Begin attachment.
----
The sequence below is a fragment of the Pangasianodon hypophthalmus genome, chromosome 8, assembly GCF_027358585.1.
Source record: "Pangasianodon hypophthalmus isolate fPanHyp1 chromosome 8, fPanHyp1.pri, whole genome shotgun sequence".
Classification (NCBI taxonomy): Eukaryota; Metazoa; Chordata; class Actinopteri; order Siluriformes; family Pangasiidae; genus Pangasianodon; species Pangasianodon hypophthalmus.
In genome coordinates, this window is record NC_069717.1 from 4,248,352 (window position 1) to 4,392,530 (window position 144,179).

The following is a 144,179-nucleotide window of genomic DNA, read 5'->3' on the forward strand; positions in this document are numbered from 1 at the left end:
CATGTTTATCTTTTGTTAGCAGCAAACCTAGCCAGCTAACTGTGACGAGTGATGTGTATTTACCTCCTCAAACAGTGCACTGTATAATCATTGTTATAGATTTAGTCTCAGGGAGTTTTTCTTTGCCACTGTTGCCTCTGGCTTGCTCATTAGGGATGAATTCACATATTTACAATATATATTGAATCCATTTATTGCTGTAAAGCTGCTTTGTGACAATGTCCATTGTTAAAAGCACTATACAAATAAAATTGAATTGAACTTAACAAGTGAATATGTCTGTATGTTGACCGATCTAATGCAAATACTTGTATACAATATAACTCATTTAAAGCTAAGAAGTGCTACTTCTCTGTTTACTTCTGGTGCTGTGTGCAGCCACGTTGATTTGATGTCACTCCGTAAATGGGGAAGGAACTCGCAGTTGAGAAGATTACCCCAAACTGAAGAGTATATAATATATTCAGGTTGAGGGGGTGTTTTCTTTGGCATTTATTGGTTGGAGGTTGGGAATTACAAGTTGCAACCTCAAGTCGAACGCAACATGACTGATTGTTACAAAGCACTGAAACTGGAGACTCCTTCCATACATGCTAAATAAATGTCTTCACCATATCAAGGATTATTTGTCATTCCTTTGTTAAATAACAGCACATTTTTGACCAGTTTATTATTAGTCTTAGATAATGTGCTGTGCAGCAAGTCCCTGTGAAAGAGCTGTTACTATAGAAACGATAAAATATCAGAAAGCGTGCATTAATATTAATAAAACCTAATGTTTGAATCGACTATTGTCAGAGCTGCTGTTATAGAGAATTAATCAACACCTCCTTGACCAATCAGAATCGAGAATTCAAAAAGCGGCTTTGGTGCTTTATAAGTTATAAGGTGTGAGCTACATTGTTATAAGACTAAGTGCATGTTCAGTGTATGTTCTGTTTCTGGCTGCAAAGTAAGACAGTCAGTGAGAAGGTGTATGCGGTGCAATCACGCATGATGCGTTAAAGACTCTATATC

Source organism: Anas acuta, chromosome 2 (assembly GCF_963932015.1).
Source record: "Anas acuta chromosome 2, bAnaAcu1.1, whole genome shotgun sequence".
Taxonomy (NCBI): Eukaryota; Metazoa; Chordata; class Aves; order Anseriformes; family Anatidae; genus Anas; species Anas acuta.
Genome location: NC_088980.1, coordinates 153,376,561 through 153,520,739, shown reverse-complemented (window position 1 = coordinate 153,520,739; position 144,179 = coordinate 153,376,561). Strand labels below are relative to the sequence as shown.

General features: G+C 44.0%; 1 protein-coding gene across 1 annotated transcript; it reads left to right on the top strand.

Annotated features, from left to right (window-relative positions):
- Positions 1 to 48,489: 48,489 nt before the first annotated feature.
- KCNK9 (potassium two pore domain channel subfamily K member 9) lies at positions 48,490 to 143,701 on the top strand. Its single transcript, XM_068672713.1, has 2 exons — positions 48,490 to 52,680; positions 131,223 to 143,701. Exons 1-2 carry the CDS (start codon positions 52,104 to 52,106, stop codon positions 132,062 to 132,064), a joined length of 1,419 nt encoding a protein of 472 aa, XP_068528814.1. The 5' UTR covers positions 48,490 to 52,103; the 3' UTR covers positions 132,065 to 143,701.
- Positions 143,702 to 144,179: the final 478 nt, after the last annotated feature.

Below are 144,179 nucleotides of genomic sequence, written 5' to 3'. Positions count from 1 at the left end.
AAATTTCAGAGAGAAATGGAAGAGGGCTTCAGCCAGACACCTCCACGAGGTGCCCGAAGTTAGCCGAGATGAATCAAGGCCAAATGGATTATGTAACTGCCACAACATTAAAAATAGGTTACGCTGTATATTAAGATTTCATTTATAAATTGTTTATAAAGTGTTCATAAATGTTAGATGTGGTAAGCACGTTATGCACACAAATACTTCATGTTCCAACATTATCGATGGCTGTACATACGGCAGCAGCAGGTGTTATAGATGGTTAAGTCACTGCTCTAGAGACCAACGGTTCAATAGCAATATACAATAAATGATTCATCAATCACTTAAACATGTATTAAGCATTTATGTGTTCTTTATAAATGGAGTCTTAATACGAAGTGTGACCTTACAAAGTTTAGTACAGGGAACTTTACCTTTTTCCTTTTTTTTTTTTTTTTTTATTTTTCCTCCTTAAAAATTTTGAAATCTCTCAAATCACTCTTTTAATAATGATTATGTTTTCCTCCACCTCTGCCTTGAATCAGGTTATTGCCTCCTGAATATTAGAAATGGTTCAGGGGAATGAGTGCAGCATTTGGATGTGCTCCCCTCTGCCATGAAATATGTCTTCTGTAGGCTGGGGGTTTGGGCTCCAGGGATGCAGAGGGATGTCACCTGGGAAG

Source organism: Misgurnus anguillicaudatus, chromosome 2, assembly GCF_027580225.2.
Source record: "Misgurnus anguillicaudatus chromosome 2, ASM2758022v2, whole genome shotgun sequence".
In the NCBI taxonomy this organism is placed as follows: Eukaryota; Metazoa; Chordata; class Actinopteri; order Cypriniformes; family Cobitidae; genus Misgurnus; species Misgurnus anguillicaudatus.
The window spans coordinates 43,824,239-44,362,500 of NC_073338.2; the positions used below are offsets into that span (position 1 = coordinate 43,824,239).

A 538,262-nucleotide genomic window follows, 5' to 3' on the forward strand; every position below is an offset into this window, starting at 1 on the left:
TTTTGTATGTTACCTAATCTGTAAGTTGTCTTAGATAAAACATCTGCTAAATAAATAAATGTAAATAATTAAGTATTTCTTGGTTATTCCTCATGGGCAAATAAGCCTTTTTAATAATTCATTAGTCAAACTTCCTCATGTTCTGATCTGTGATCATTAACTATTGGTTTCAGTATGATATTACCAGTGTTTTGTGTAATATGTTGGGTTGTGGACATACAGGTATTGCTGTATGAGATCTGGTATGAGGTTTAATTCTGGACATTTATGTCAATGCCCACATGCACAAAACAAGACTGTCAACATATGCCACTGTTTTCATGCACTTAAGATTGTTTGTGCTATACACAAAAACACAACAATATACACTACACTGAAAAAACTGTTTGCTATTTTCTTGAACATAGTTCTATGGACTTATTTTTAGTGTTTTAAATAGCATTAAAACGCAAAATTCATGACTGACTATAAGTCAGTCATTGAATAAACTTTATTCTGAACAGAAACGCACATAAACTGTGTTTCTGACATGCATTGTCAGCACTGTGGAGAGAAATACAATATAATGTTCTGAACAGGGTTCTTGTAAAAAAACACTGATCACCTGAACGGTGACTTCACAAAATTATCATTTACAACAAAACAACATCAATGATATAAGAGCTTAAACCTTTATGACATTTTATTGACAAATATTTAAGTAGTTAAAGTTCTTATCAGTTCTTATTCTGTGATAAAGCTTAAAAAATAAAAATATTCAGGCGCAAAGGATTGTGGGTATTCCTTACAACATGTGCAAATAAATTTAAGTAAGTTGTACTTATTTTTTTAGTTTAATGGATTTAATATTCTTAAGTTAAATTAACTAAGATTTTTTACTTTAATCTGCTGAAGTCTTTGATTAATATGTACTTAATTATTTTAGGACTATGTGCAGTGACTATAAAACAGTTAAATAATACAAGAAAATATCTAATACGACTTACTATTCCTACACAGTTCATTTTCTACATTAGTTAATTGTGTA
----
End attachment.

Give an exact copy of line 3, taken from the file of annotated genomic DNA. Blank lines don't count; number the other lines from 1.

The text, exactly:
Classification (NCBI taxonomy): Eukaryota; Metazoa; Chordata; class Actinopteri; order Siluriformes; family Pangasiidae; genus Pangasianodon; species Pangasianodon hypophthalmus.